The concern is legitimate. However, one crucial thing seems to be missing in the discussion: the examination of which subjects stay and go and what this says about us and our educational philosophy. The news is that science, social studies and English will go, whereas religious studies, civic education, physical education, mathematics, art and scouting will stay. The most intriguing question is why the three crucial subjects should go while religious studies and civic education remain intact.

Religious studies and citizenship education have long been regarded as the perfect embodiment of the Indonesian education goal of creating intellectually capable and, at the same time, moral students. As Khairil Anwar, the head of the Education and Culture Ministry’s research agency, said, the new elementary school curriculum will create children who are disciplined, honest and full of integrity. Nothing is regarded as better to do the job than religious studies, which teach students to fear and obey God, and civic education, which teaches students the basic principles of citizenry and social life.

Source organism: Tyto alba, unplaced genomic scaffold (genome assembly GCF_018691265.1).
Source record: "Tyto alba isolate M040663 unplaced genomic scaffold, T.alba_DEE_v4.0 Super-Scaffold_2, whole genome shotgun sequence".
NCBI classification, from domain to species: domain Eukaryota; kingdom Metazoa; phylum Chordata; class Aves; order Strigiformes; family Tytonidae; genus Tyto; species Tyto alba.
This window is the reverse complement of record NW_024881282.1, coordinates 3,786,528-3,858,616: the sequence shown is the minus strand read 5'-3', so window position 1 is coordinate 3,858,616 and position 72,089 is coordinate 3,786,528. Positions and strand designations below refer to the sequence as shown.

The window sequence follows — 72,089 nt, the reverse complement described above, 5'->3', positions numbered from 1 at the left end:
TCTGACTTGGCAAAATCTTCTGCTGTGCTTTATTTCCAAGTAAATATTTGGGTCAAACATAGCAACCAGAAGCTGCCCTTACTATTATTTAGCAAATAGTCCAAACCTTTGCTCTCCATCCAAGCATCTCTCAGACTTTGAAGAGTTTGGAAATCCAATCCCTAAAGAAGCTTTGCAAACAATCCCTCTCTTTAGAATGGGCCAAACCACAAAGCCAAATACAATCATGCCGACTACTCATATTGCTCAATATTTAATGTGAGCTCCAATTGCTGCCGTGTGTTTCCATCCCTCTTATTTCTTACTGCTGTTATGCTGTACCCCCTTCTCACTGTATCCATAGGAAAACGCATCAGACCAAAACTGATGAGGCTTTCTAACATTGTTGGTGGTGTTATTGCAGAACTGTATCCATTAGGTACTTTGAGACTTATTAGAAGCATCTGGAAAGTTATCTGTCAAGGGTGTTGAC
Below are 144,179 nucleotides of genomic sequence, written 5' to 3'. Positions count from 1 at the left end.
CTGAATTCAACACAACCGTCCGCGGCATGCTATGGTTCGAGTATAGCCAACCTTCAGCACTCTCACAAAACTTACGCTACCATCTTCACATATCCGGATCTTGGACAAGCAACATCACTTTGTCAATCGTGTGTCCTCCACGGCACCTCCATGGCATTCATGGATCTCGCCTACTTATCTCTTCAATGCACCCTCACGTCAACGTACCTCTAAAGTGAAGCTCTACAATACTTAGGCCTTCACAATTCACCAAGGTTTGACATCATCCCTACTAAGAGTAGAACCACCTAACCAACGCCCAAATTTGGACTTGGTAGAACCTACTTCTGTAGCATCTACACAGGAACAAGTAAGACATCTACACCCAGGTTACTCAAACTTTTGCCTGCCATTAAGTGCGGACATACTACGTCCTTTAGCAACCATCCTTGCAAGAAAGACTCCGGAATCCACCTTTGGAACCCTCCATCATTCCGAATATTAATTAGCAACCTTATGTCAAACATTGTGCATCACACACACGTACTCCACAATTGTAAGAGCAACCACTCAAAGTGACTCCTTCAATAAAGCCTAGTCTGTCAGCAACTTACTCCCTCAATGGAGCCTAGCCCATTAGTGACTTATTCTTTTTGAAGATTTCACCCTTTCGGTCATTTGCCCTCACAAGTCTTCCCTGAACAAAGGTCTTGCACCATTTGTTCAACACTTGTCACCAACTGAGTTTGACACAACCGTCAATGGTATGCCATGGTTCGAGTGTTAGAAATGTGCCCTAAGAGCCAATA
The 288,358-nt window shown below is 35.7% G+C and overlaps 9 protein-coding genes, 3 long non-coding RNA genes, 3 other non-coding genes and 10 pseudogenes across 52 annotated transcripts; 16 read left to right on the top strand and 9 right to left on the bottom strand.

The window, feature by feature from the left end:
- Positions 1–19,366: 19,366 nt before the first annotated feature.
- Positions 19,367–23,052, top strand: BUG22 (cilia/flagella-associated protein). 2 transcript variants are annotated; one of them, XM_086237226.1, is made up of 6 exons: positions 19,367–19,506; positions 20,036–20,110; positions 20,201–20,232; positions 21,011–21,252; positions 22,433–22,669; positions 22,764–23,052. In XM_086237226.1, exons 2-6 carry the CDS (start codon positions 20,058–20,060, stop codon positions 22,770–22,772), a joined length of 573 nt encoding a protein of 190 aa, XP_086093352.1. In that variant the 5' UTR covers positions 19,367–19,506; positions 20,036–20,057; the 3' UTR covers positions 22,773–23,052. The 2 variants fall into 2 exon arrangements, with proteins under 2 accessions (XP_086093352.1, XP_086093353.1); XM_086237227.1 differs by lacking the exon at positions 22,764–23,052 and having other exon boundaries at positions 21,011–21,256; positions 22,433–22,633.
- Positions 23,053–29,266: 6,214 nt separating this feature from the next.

If there is one thing Indonesians — lay citizens and bureaucrats alike — are preoccupied with, it is moral righteousness. We believe that morality is the answer to all social problems and that proper religious study, supported by civic education, will create moral citizens. Thus, no surprise, no matter what the problem is — be it student brawls, premarital sex, or radicalism — the proposed solution is always the same: more hours for religious study.

Unfortunately, such a rationale, though appealing on the ideological level, has little rational merit. The evidence is at best inconclusive. To start with, a chapter on The Handbook of the Psychology of Religion and Spirituality explains that religious people are no more likely than the non-religious to help those whom they dislike, nor are they more honest.